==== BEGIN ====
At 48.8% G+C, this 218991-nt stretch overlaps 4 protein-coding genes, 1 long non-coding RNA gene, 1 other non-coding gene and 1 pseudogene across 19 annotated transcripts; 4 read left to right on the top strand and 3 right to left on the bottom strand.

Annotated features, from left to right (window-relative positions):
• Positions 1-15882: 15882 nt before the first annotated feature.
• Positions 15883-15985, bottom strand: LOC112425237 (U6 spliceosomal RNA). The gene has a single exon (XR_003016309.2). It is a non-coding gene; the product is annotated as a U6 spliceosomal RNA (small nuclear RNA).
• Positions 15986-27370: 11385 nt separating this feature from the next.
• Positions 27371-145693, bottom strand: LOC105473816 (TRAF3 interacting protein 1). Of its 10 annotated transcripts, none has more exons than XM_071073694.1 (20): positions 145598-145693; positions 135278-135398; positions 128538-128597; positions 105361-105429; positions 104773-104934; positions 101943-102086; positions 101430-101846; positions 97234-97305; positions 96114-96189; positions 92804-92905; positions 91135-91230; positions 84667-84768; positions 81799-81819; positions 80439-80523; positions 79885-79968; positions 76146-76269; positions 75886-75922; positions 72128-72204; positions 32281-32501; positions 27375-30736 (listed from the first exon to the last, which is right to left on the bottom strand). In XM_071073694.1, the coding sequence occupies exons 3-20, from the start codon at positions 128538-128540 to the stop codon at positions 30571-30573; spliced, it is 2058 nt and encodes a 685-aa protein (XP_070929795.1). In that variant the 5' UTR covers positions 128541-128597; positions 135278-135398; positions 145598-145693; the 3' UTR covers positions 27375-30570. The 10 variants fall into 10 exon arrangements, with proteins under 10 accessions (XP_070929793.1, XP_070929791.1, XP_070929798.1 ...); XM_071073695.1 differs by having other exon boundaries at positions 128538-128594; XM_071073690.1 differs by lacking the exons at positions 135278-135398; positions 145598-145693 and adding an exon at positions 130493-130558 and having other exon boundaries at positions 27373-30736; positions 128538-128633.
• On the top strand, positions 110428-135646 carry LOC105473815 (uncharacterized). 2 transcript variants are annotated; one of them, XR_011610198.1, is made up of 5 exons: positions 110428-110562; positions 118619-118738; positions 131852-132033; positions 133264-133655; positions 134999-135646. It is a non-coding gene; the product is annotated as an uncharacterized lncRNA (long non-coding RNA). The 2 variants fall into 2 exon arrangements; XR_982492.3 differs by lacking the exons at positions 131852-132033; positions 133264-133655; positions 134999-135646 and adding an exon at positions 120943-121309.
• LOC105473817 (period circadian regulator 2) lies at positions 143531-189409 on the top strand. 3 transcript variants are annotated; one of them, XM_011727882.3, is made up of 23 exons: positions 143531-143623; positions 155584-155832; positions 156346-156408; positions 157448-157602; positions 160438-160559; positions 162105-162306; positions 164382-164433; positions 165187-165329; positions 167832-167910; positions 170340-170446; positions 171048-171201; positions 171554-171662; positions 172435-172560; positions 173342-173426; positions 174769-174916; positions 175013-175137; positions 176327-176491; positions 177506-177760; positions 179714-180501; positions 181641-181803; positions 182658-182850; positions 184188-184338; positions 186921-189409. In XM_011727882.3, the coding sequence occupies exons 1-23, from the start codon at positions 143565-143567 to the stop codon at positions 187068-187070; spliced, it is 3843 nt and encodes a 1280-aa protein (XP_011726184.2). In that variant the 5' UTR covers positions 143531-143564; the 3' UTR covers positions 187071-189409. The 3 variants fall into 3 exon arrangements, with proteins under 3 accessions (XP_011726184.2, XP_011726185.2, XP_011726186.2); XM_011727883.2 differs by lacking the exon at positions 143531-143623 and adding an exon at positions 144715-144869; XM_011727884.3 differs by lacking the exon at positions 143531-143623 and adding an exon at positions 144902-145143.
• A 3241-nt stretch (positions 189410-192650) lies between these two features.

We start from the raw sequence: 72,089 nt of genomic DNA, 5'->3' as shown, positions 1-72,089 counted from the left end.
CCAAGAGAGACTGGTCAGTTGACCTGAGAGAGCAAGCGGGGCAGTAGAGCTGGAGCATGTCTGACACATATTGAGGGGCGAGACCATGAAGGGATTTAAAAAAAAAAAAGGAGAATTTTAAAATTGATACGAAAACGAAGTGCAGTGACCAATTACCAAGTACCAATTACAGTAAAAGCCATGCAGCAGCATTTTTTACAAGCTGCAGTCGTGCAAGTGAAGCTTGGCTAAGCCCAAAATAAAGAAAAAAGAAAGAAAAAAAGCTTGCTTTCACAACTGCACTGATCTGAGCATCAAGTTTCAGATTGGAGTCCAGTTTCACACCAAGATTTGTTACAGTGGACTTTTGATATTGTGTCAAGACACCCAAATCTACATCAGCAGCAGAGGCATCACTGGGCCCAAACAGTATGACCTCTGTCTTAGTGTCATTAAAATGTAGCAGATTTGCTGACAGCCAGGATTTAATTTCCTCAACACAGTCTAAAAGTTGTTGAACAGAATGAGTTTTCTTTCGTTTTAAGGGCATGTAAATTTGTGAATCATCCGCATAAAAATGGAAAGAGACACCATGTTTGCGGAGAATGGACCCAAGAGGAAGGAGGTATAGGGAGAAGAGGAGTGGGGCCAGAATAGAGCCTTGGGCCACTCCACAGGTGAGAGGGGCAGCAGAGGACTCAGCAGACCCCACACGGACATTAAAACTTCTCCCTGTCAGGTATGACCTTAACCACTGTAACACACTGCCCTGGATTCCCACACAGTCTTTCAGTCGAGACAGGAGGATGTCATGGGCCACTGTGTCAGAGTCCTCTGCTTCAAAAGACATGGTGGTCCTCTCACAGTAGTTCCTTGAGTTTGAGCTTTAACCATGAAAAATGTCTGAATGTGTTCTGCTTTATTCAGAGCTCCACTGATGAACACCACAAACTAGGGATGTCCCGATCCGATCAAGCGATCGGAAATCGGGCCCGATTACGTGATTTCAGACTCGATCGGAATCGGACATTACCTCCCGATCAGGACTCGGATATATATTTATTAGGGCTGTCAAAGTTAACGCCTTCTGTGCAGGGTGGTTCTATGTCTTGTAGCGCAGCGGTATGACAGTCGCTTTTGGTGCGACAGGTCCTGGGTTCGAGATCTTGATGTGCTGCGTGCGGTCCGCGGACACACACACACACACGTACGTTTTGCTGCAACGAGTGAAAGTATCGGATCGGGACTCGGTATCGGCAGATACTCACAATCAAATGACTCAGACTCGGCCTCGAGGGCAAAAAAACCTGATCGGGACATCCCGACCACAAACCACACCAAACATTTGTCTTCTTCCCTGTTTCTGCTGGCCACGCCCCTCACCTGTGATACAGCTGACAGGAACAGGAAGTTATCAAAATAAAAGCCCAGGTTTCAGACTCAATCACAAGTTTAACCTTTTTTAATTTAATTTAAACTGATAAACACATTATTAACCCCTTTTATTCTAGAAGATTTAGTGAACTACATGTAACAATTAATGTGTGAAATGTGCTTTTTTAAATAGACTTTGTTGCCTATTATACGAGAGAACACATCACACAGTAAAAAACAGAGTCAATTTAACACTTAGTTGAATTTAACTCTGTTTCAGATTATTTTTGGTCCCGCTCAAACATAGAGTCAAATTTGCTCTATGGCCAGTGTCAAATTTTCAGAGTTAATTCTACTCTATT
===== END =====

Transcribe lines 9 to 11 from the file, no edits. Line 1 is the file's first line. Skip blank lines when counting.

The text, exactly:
• A 3241-nt stretch (positions 189410-192650) lies between these two features.

We start from the raw sequence: 72,089 nt of genomic DNA, 5'->3' as shown, positions 1-72,089 counted from the left end.
CCAAGAGAGACTGGTCAGTTGACCTGAGAGAGCAAGCGGGGCAGTAGAGCTGGAGCATGTCTGACACATATTGAGGGGCGAGACCATGAAGGGATTTAAAAAAAAAAAAGGAGAATTTTAAAATTGATACGAAAACGAAGTGCAGTGACCAATTACCAAGTACCAATTACAGTAAAAGCCATGCAGCAGCATTTTTTACAAGCTGCAGTCGTGCAAGTGAAGCTTGGCTAAGCCCAAAATAAAGAAAAAAGAAAGAAAAAAAGCTTGCTTTCACAACTGCACTGATCTGAGCATCAAGTTTCAGATTGGAGTCCAGTTTCACACCAAGATTTGTTACAGTGGACTTTTGATATTGTGTCAAGACACCCAAATCTACATCAGCAGCAGAGGCATCACTGGGCCCAAACAGTATGACCTCTGTCTTAGTGTCATTAAAATGTAGCAGATTTGCTGACAGCCAGGATTTAATTTCCTCAACACAGTCTAAAAGTTGTTGAACAGAATGAGTTTTCTTTCGTTTTAAGGGCATGTAAATTTGTGAATCATCCGCATAAAAATGGAAAGAGACACCATGTTTGCGGAGAATGGACCCAAGAGGAAGGAGGTATAGGGAGAAGAGGAGTGGGGCCAGAATAGAGCCTTGGGCCACTCCACAGGTGAGAGGGGCAGCAGAGGACTCAGCAGACCCCACACGGACATTAAAACTTCTCCCTGTCAGGTATGACCTTAACCACTGTAACACACTGCCCTGGATTCCCACACAGTCTTTCAGTCGAGACAGGAGGATGTCATGGGCCACTGTGTCAGAGTCCTCTGCTTCAAAAGACATGGTGGTCCTCTCACAGTAGTTCCTTGAGTTTGAGCTTTAACCATGAAAAATGTCTGAATGTGTTCTGCTTTATTCAGAGCTCCACTGATGAACACCACAAACTAGGGATGTCCCGATCCGATCAAGCGATCGGAAATCGGGCCCGATTACGTGATTTCAGACTCGATCGGAATCGGACATTACCTCCCGATCAGGACTCGGATATATATTTATTAGGGCTGTCAAAGTTAACGCCTTCTGTGCAGGGTGGTTCTATGTCTTGTAGCGCAGCGGTATGACAGTCGCTTTTGGTGCGACAGGTCCTGGGTTCGAGATCTTGATGTGCTGCGTGCGGTCCGCGGACACACACACACACACGTACGTTTTGCTGCAACGAGTGAAAGTATCGGATCGGGACTCGGTATCGGCAGATACTCACAATCAAATGACTCAGACTCGGCCTCGAGGGCAAAAAAACCTGATCGGGACATCCCGACCACAAACCACACCAAACATTTGTCTTCTTCCCTGTTTCTGCTGGCCACGCCCCTCACCTGTGATACAGCTGACAGGAACAGGAAGTTATCAAAATAAAAGCCCAGGTTTCAGACTCAATCACAAGTTTAACCTTTTTTAATTTAATTTAAACTGATAAACACATTATTAACCCCTTTTATTCTAGAAGATTTAGTGAACTACATGTAACAATTAATGTGTGAAATGTGCTTTTTTAAATAGACTTTGTTGCCTATTATACGAGAGAACACATCACACAGTAAAAAACAGAGTCAATTTAACACTTAGTTGAATTTAACTCTGTTTCAGATTATTTTTGGTCCCGCTCAAACATAGAGTCAAATTTGCTCTATGGCCAGTGTCAAATTTTCAGAGTTAATTCTACTCTATT